Retail Industry Trends
There’s good news for retailers, e-tailers, and those who want to start a retail business, whether online, in-store, or both. 2021 looks like it’s going to be a huge one for retail—in fact, it may be the biggest year for retail sales in years.
The annual forecast from the National Retail Federation (NRF) predicts retail sales growth between 6.5%-8.2%. The NRF expects the national economy will spring back to life as more Americans get vaccinated—and as a result, retail revenues for 2021 will ring in between $4.33trillion-44.4 trillion.
Online sales (which are included in the overall retail numbers) will likely grow 18%-23%, to $1.14 trillion-$1.9 trillion (topping a trillion dollars for the first time).
NRF president and CEO Matthew Shay says, despite the “continuing health and economic challenges” COVID-19 brought, they’re “very optimistic healthy consumer fundamentals, pent-up demand, and widespread distribution of the vaccine will generate increased economic growth, retail sales, and consumer spending.”
The overall economy will benefit from all this as well. As we head into the 2nd and 3rd quarters of 2021, the NRF expects the economy to add 220,000-300,000 jobs a month.
While these numbers are spectacular, you can’t label 2021 as a comeback year since retail sales for 2020 shocked everyone, topping the original forecast, which was made pre-pandemic. Overall retail sales grew 6.7% over 2019, hitting $4.06 trillion, nearly doubling the initially projected growth of 3.5%. Since most of us couldn’t go to stores last spring, this surprising number was fueled by online sales, which zoomed to $969.4 billion, up 21.9%.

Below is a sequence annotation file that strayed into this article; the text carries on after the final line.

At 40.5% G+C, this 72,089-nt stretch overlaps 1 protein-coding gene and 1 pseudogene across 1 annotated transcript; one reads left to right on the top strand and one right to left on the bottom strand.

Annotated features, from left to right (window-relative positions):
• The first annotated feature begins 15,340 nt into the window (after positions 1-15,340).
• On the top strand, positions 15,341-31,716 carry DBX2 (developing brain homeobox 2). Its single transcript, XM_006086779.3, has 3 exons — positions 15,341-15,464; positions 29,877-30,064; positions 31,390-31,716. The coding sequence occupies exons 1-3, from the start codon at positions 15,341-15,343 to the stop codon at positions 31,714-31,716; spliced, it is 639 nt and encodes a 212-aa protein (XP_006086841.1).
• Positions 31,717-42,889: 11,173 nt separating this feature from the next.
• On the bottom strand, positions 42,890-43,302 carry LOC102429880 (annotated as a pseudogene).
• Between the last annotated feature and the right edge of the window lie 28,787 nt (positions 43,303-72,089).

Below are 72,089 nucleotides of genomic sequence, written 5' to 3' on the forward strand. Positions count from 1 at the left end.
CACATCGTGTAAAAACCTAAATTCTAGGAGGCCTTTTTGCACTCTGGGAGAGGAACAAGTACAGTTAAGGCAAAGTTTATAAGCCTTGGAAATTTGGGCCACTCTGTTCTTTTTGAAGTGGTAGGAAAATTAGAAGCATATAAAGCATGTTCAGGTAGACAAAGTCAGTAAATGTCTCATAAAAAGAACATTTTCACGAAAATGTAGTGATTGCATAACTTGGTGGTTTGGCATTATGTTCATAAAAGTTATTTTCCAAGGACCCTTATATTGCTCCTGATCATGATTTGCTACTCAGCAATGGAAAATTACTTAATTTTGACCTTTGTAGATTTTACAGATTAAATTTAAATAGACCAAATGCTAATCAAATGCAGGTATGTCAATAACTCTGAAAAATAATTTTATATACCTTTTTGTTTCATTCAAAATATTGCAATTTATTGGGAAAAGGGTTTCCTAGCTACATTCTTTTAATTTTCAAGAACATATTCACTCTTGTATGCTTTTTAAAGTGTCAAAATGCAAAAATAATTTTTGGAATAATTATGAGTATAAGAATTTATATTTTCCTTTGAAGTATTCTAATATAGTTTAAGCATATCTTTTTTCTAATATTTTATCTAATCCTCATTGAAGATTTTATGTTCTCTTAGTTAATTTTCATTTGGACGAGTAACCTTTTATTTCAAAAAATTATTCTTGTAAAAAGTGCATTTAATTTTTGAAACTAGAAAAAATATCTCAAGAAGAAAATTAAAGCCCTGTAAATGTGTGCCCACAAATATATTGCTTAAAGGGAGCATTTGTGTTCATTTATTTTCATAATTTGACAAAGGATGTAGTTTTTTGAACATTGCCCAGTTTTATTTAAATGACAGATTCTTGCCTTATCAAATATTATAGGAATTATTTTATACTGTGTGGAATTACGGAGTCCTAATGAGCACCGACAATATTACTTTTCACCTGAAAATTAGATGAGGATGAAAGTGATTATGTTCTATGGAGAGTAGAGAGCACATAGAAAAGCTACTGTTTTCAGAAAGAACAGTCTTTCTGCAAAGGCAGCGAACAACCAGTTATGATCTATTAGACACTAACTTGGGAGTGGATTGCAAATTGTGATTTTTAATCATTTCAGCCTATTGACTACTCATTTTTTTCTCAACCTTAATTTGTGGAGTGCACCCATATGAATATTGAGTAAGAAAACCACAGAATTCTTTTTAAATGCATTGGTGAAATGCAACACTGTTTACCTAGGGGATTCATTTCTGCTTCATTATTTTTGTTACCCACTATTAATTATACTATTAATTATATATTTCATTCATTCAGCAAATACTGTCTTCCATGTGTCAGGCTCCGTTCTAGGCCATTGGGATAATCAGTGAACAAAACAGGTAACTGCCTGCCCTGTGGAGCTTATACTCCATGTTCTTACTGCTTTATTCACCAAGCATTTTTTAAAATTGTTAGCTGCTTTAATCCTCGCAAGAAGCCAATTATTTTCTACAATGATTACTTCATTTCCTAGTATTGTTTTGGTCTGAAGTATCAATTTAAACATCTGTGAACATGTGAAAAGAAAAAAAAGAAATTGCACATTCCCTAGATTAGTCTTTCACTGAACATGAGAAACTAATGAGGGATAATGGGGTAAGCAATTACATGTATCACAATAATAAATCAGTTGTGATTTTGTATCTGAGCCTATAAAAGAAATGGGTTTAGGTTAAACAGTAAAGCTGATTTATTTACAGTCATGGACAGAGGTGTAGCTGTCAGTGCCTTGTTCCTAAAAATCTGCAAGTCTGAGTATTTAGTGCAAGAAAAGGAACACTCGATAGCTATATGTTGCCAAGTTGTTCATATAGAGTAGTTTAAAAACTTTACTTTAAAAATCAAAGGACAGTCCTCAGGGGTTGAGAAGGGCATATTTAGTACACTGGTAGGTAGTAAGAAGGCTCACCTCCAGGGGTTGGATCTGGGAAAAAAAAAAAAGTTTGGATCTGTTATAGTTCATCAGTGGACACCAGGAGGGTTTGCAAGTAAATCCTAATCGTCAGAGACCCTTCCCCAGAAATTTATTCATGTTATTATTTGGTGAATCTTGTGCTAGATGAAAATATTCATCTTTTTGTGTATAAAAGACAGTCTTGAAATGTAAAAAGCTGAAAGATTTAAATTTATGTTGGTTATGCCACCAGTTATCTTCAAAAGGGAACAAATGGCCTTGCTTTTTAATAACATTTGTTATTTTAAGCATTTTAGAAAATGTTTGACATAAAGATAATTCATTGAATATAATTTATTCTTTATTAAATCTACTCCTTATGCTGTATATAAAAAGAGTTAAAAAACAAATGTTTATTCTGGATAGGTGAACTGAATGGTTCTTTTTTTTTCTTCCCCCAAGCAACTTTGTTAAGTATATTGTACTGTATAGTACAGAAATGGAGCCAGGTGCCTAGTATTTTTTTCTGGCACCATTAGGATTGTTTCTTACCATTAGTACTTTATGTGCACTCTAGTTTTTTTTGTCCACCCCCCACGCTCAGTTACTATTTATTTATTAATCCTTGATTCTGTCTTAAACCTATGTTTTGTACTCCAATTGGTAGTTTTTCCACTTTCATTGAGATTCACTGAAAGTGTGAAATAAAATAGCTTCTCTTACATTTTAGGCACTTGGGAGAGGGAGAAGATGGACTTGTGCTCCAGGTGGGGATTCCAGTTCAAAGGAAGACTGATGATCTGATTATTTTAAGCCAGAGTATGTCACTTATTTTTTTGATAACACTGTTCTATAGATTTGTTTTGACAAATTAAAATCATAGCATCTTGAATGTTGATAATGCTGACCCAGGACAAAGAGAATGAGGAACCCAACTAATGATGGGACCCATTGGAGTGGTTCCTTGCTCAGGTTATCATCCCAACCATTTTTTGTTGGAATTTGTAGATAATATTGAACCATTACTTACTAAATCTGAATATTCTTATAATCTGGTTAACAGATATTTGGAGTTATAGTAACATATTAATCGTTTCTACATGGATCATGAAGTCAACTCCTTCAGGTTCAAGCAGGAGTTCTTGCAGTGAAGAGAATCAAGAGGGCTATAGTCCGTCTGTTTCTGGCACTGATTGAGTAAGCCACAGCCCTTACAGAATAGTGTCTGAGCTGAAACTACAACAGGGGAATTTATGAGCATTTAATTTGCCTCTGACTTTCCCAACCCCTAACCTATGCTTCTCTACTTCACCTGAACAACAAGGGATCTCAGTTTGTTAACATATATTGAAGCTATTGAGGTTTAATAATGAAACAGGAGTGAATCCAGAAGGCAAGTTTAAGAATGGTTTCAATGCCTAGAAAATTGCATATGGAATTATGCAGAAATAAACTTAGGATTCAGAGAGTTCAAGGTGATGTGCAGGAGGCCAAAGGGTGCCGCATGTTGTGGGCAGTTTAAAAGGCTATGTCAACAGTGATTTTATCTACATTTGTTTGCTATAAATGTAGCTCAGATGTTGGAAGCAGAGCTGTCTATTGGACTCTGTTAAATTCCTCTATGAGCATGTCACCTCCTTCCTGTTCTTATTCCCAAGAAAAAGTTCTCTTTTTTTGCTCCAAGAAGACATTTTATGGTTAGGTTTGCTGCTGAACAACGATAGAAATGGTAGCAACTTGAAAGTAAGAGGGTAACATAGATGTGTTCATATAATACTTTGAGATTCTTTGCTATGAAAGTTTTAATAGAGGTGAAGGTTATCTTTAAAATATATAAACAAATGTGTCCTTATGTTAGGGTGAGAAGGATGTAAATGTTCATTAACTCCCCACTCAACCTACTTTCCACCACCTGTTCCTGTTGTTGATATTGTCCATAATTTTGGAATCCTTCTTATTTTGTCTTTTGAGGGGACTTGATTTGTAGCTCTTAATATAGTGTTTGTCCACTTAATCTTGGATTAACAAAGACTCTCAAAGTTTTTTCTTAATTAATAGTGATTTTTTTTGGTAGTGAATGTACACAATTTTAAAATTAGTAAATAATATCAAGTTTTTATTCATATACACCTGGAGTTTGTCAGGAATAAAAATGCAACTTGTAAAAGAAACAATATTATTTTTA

Many of these online sales were driven by a demographic group that hadn’t previously embraced e-commerce—baby boomers. According to The Washington Post, those over 65 are the fastest-growing category of e-commerce shoppers. They may need a little help, The Post says, so businesses are “scrambling to meet them [online, offering] round-the-clock customer service…and interactive videos aimed at simplifying e-commerce for the uninitiated.”
If you want to attract this group of older consumers, think about how you can help them create accounts and start shopping. This is a smart demographic to cater to. Boomers are loyal customers with more disposable income than younger generations. And AARP says consumers aged 50 and older accounted for 56% of all U.S. spending, totaling $7.6 trillion in 2018.
NPD Group’s Checkout Tracking showed a 49% increase in online spending for those 65 and older in the first 10 months of 2020 and more than a 40% increase in the frequency of purchases.
This surge in online sales does not mean in-store shopping is a relic of the past. The NRF expects consumers will flock to stores once they’re able and are assured it’s safe to shop. Actually, however, most consumers will be looking for local businesses that offer hybrid solutions. Options like BOPIS (buy online, pickup in-store) and curbside pickup will stay in high demand.
The year is already off to a strong start, with the NRF reporting January retails sales “grew sharply” with “none of the falloff in spending that we often find post-holiday. The increase was even better than expected,” says NRF chief economist Jack Kleinhenz. He adds, “There is plenty of purchasing power available for most consumers, and the pickup in shopping has even been reflected in the number of hours worked by retail employees.”
And retail sales will likely continue on that path, especially with another round of (even larger) stimulus checks. Kleinhenz says he expects consumer spending to build on this momentum.
The numbers, as reported by the U.S. Census Bureau, show January sales increased 7.4% over sales in January 2020. The NRF’s numbers were even better, showing January retail sales this year up 10.7% unadjusted over 2020.
Look for even more “accelerated growth” to start mid-year, says NRF’s Kleinhenz, who adds, “the economy is expected to see its fastest growth in over two decades.”
In good news for other small business owners, Kleinhenz says the service sector, which usually accounts for 70% of consumer spending, will bounce back as well.
Of course, you need to get ready for the expected increase in customers and sales. Need help? You can count on a SCORE mentor to advise you. If you don’t already have a mentor, you can find one here.